asked the Home Secretary how many boys and girls, respectively, under the age of 16 years, have been sent to prison in 1939 and during the last 12 months for which statistics are available; at what prisons were the sentences served; for how many hours were the children locked up each day; how many hours' exercise did they have; what was the nature of the exercise; what forms of educational activity were provided for them; and in how many of these prisons were the children examined by a medical psychologist to ascertain the cause of their unruliness or depravity?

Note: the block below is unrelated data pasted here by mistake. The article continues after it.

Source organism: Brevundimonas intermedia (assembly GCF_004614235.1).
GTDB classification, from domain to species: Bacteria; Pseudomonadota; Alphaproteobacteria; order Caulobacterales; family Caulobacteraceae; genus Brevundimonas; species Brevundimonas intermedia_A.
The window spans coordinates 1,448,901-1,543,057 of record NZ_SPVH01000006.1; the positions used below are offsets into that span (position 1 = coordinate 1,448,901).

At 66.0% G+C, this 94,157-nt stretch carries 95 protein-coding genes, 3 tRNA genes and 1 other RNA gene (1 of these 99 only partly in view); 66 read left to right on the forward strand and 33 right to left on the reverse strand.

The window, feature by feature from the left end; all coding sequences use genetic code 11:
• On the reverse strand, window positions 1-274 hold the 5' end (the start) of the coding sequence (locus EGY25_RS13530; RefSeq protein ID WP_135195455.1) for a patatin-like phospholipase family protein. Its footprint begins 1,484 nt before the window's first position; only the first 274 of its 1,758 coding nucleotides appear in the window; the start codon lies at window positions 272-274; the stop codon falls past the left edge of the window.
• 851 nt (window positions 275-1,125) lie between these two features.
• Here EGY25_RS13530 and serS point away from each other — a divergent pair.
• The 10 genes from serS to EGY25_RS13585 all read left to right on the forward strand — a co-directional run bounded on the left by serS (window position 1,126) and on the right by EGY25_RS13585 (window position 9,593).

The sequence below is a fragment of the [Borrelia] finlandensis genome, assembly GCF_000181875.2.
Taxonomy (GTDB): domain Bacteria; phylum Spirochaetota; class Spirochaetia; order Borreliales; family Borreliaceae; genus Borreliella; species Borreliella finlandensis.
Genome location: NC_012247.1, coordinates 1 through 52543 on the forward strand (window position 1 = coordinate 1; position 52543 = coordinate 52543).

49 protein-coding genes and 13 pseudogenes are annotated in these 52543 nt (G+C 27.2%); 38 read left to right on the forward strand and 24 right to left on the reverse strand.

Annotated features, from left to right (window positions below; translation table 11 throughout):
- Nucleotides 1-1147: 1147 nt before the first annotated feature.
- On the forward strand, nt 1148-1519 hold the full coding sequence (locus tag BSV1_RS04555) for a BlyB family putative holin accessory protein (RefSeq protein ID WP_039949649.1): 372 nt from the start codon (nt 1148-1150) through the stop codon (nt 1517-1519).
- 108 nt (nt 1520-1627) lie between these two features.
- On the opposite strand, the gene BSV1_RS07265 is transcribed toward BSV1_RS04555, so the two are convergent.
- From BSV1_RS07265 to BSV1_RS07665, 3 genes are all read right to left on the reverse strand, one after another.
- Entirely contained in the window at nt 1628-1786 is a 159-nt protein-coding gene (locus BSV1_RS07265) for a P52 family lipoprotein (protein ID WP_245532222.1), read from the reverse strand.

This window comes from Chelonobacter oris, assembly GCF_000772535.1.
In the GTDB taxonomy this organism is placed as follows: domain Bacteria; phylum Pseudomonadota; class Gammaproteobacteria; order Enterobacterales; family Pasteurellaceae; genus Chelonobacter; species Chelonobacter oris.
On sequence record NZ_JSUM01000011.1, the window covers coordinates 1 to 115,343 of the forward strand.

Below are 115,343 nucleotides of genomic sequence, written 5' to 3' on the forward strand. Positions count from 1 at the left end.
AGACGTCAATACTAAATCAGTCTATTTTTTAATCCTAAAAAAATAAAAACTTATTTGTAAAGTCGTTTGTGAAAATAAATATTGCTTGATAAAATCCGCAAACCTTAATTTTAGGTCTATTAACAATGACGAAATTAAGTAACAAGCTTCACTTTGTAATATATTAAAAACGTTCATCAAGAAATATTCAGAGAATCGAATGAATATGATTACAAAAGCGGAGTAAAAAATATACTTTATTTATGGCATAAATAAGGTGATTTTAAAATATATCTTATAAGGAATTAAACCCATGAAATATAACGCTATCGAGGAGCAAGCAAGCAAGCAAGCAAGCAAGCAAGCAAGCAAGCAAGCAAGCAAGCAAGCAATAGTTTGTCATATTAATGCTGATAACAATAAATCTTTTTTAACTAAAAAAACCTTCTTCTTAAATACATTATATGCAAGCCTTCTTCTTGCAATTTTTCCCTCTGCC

In 1939 one boy under 16 was received into Durham prison under a sentence of imprisonment. In 1942 two boys and two girls under 16 were so received into the prisons at Feltham, Leeds, Cardiff and Manchester respectively. As regards young persons remanded to prison instead of to a remand home, I can only give figures for those under 17. The numbers were 105 boys and 18 girls in 1939; and 471 boys and 105 girls in 1942. On the question of the treatment of these young persons in prison, I would refer my hon. Friend to the answer which I gave to my hon. Friend the Member for Keighley (Mr. Ivor Thomas) on 28th October. All these young persons will have been medically examined by the prison medical officer, but I am unable to say in how many cases a special psychological examination was included.